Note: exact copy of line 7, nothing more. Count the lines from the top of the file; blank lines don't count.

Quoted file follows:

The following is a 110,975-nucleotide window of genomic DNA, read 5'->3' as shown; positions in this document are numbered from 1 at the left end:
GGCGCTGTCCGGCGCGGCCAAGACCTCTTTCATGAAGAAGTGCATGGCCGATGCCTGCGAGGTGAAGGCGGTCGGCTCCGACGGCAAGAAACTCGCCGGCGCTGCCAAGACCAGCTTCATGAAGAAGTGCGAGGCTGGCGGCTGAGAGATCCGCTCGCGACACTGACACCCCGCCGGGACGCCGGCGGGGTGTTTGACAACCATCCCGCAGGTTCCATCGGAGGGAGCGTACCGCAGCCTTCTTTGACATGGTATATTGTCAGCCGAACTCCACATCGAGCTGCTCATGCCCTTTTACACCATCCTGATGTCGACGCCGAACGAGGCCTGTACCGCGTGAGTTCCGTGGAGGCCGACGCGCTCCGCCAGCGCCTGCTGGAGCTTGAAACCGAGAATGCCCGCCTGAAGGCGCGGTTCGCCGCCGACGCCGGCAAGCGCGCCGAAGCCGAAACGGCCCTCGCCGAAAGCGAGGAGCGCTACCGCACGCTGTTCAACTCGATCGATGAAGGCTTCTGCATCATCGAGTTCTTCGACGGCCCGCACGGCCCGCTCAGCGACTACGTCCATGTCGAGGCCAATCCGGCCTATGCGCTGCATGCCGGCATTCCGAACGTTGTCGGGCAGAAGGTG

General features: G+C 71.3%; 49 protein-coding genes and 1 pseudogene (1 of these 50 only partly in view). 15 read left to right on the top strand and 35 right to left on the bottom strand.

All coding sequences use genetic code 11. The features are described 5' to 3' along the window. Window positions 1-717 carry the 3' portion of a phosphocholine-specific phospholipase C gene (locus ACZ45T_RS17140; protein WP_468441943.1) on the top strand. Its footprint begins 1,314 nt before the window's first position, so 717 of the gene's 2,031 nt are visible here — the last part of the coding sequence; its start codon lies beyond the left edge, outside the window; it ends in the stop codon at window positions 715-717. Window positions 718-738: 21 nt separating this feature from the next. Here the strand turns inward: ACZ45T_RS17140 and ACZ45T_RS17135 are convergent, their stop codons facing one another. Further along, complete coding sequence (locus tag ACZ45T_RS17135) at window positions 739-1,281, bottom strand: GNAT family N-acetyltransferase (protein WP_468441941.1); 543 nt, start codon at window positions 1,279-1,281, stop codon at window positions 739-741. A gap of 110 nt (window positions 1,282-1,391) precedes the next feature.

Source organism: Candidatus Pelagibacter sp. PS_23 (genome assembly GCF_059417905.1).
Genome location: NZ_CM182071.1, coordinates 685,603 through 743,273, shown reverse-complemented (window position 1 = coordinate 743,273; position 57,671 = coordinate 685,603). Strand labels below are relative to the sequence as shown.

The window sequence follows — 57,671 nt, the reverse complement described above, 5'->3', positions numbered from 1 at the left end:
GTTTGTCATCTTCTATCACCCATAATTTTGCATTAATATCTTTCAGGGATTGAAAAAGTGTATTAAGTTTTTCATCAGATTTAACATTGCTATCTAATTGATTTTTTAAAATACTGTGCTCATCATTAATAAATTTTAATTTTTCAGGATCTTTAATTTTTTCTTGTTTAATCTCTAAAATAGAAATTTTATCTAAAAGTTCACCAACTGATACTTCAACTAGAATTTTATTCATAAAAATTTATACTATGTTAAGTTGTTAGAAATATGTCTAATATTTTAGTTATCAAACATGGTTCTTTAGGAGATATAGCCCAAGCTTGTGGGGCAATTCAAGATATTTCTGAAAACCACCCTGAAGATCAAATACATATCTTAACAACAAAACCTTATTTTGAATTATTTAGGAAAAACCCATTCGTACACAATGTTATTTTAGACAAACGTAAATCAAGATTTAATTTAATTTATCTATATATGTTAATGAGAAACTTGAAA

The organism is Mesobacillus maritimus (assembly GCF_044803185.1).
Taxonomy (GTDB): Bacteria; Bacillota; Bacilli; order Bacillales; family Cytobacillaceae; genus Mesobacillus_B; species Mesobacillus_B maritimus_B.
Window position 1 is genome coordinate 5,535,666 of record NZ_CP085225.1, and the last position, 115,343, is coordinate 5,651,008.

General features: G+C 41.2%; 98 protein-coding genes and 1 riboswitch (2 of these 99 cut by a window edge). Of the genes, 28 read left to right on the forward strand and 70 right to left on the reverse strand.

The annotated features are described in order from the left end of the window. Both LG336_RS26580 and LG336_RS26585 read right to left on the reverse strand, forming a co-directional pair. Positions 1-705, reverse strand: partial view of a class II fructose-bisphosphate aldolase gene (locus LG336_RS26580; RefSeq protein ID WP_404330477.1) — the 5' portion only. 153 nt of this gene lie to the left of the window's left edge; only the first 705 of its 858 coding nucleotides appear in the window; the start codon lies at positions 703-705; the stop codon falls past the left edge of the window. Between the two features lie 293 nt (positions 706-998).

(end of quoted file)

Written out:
The window sequence follows — 57,671 nt, the reverse complement described above, 5'->3', positions numbered from 1 at the left end: